As I said, Keturah is made out to be very beautiful and I really like that in the book, she takes a step away from that, often saying that she doesn’t want to be loved for what she looks like but for who she is. I think that is a very important moral point, especially for the potential younger readers of this book. Keturah in herself is very deep and interesting, she knows what she wants and she’s not afraid to go after it, whatever it is, and I love a strong main character like that. The plot in itself is very interesting, but it doesn’t come alive until Keturah speaks. Maybe a story of a girl, lost in the woods, bargaining with Death for another day to live and find her one true love can seem shallow or girlish or tedious, but this book is anything but. I think it could go very wrong if you don’t have a strong enough character to hold it all up, but this story has that; Keturah is perfect in every aspect.

The rest of the characters are interesting, Lord Death in particular, and all have their own life and hopes and dreams they pursue while Keturah searches for her one true love. It’s fun to see the village through her eyes as she’s looking for the man she’s meant to marry, seeing so much more than just a cottage here or a woman there. In villages, people know each other and that is greatly captured by the author, Martine Leavitt. Keturah has her friends, Gretta and Beatrice whom both have something they are good at and both have a man they love and hope to one day marry themselves. But they give it all up to help their friend, trying to save her from the horrible fate waiting for her in the woods if she doesn’t find her one true love.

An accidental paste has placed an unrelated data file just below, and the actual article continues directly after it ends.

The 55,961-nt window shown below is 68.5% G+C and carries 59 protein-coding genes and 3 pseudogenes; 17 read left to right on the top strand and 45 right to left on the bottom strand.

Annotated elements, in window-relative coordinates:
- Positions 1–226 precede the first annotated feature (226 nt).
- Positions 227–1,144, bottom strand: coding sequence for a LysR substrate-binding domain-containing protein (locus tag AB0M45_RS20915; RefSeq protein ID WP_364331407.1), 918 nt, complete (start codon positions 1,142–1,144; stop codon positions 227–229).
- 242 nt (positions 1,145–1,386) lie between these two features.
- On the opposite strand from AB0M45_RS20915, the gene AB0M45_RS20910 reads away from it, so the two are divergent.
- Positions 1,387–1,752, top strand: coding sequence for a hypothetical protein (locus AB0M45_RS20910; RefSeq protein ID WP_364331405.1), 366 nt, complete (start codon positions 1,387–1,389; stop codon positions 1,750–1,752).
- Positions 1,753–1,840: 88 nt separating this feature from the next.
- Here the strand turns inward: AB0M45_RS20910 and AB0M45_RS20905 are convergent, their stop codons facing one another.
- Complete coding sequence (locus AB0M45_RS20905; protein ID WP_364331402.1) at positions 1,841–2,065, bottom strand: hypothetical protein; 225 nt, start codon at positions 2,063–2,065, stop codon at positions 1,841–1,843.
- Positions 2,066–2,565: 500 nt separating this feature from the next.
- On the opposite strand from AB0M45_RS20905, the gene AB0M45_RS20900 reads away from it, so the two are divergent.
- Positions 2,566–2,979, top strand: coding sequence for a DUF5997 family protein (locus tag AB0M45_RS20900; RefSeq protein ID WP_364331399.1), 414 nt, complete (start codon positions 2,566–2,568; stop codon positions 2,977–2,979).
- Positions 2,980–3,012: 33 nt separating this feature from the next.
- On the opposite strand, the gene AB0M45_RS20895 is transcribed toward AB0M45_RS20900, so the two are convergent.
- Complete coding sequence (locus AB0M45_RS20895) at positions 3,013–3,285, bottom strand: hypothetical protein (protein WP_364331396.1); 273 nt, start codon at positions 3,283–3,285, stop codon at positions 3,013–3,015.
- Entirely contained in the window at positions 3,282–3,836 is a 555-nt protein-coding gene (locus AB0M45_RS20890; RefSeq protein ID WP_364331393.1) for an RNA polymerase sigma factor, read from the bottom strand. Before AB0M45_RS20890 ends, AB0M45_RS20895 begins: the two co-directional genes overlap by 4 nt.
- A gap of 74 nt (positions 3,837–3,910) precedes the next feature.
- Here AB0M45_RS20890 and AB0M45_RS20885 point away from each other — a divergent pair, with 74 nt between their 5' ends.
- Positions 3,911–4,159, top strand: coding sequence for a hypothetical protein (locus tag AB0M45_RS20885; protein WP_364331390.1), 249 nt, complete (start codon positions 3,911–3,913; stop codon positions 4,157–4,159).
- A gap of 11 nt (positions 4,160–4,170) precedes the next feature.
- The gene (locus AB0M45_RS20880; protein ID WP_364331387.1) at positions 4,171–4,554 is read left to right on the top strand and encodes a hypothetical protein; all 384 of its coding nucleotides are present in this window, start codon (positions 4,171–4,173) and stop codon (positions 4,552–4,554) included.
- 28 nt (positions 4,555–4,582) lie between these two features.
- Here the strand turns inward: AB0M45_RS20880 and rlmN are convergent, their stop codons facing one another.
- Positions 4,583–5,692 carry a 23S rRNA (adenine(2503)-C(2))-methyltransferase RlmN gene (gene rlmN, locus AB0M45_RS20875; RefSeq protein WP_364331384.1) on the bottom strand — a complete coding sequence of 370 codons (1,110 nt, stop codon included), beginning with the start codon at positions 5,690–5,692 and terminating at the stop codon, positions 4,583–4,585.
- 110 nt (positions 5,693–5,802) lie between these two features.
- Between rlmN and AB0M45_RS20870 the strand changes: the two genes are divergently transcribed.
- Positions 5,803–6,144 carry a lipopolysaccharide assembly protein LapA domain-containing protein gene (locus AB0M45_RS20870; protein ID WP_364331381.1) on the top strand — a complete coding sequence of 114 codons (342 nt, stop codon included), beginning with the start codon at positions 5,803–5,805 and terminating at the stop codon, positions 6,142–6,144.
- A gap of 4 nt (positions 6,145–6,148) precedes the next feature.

This isn’t just a story about love and finding love, it’s a story about friendship and family and doing something good for other people. Saving someone else instead of sacrificing everything just to get what you want and what you need. But, possibly the best thing with the book wasn’t the story or the characters or that it wasn’t just about love but so much more. No, the best thing was the writing. Because it was truly amazing and breath-taking. I feel head over heels in love with this book after the first few sentences, just because of the writing. It was wonderful, poetic, almost magical. So soft, wavy like the ocean, full of beautiful sentences and meanings that made me think about my own life, not just Keturah. And I love, truly love, books like this. That have everything that makes a book fantastic. I usually have high hopes and expectations when I start reading books and I had that with Keturah and Lord Death as well. But it lived up to every one of my expectations and was, somehow, even better than I thought (and hoped) it would be. It was amazing and fantastic and wonderful and I hope you give this book a chance because it is worth it. I have read very few books like this one and I know you don’t come across them very often, but when you do, for a moment, everything seems right in the world.